Careers Ireland

Students' embarking on their career journey – Is Féidir linn

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Working in Science

IRISH TIMES and THE INSTITUTE OF GUIDANCE COUNSELLORS
HIGHER OPTIONS CONFERENCE
WORKING IN SCIENCE 2009
SPEAKER: DR ORLA DONOGHUE BSc, PhD
DEFINITION OF CAREER AREA: SCIENCE
TYPICAL DAY:
Working in a lab as an Analyst: Setting up equipment, preparing samples for
analysis, attending lab meetings, running tests, writing reports, analysing data,
troubleshooting and problem solving, writing procedures and attending training
sessions.
Management/Supervisory role: Preparing work schedules, attending and
contributing to meetings, briefing teams, reviewing and writing reports, monitoring
work flows, managing team performance and planning strategies.
Research: Reading and reviewing scientific literature, designing experiments, setting
up experiments, writing up results, analysing data, attending meetings, writing
research papers, presenting talks and posters at conferences.
Business and Finance: Analysing data, meeting clients, evaluating information and
providing guidance and advice to companies on investments.
Environmental Scientist: Visiting sites to check monitoring equipment, calibrating
equipment, carrying out a geological survey or an environmental impact study,
collecting data and samples, analysing data and samples in a lab or at a computer,
writing reports, analysing data, presenting results and meeting with clients.
SKILLS USED IN THE JOB:
Knowledge of subject – An in-depth knowledge of a subject area is key
Practical skills – Depending on the subject area, skills in operating equipment,
running lab procedures, taking measurements at outdoor sites, writing software
programs, managing databases and preparing project plans
Analytical and Numeracy skills – An ability to interpret data, analyse results and
perform statistical calculations
IT Skills – Computer literacy in packages such asMS Office, databases, e-mail and
specialist software tools
Written and oral communication skills – Report writing and delivering
presentations or chairing meetings
Problem solving and troubleshooting – Ability to solve problems and approach
troubleshooting in a logical and practical way
Team player – Ability to use own initiative and work as part of a team
Time management – Plan work each day and work to tight deadlines
REWARDS
Financial – It takes a few years to build up the experience and specific knowledge
required for significant financial rewards.
Job Satisfaction and Excitement – Technology is always changing and there is the
challenge of learning new skills in science-related jobs.
Personal – Pursuing a career in a subject you’re passionate about is very rewarding.
ROUTES OF ENTRY
You can study for a BSc (Honours) degree in Universities such as UCD, TCD, DCU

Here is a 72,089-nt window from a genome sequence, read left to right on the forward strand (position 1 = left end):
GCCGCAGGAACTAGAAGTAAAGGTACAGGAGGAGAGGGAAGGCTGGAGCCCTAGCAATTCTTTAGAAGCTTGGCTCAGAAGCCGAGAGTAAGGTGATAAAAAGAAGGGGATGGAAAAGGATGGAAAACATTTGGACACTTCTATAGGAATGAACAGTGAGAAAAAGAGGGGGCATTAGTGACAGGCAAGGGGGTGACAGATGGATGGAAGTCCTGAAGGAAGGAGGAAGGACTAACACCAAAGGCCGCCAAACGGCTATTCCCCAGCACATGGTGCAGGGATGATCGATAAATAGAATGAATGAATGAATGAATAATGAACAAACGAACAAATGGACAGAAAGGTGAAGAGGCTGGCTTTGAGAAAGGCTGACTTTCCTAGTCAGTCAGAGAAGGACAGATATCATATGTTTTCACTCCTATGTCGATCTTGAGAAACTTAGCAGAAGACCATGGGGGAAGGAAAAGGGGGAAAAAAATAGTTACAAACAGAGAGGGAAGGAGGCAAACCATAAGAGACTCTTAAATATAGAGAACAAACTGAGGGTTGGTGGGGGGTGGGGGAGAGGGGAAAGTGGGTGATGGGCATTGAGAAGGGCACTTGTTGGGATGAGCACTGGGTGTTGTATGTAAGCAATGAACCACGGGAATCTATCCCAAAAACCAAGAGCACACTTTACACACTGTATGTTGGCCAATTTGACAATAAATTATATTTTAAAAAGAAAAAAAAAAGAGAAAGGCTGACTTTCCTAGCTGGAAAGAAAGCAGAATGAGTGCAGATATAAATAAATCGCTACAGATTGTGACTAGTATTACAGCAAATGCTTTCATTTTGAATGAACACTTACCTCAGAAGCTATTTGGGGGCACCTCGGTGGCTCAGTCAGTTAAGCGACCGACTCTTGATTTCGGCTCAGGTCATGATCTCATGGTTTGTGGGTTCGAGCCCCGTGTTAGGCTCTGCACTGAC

and UCC and in the Institutes of Technology nationwide. Most Honours degree
Science programmes are 4 years long. An Honours Bachelor degree is NFQ Level 8.
CAREER PATH
The diversity of jobs for Science graduates means that each career path is different.
Many Science graduates take entry level positions in the pharmaceutical,
biotechnology, information technology and banking sectors. After building up their
skills and work experience graduates can then progress to more senior levels within
the same company or move to a different company. For example, within a
biotechnology company, a Laboratory Analyst could be promoted to the position of
Senior Analyst, then to Supervisor, then to Manager and even to Director.
DIFFERENT JOBS IN THE CAREER AREA
Depending on the subject you specialise in, the following are some of the jobs open to
science graduates:
 Analytical Chemist  Secondary School Teacher
 Clinical Research Associate  IT Consultant
 Microbiology Analyst  Validation Scientist
 Environmental Officer  Trainee Actuary
 Trainee Business Analyst  Technical Writer
 Software Engineer  Medical Physicist
POSSIBLE TRANSFER OPTIONS
Science graduates can transfer their skills from one industry to another, for example
from biotechnology to IT or from research to business.
LIMITS
The job market is competitive so having a higher degree such as a Master’s or PhD is
often required to be eligible for some jobs and for some promotional prospects within
companies.
SALARY SCALES
There are many online salary surveys available for Science jobs. You can read a full
salary survey for 2009 on jobs in Pharmaceuticals and IT at http://www.brightwater.ie For
example, a Microbiology Analyst with one to three years’ experience could earn
€25,000 – €35,000 and with three years’ plus experience could earn €34,000 –
€46,000. A Chemistry graduate with one to three years’ of experience could start out
as an Analytical Chemist earning between €30,000 – €44,000 and with experience and
promotion could potentially become a Quality Manager on €55,000 – €75,000 or even
a Director of Quality on a salary of €90,000 – €120,000.
ADVICE ABOUT CHOOSING THIS AREA
It takes years to build a career, broaden your experience and move up the career
ladder and you need to be open to learning new skills and adapting your knowledge to
the core business of a company. With patience and hard work you can be well
rewarded. Choose Science because you have a passion for it.

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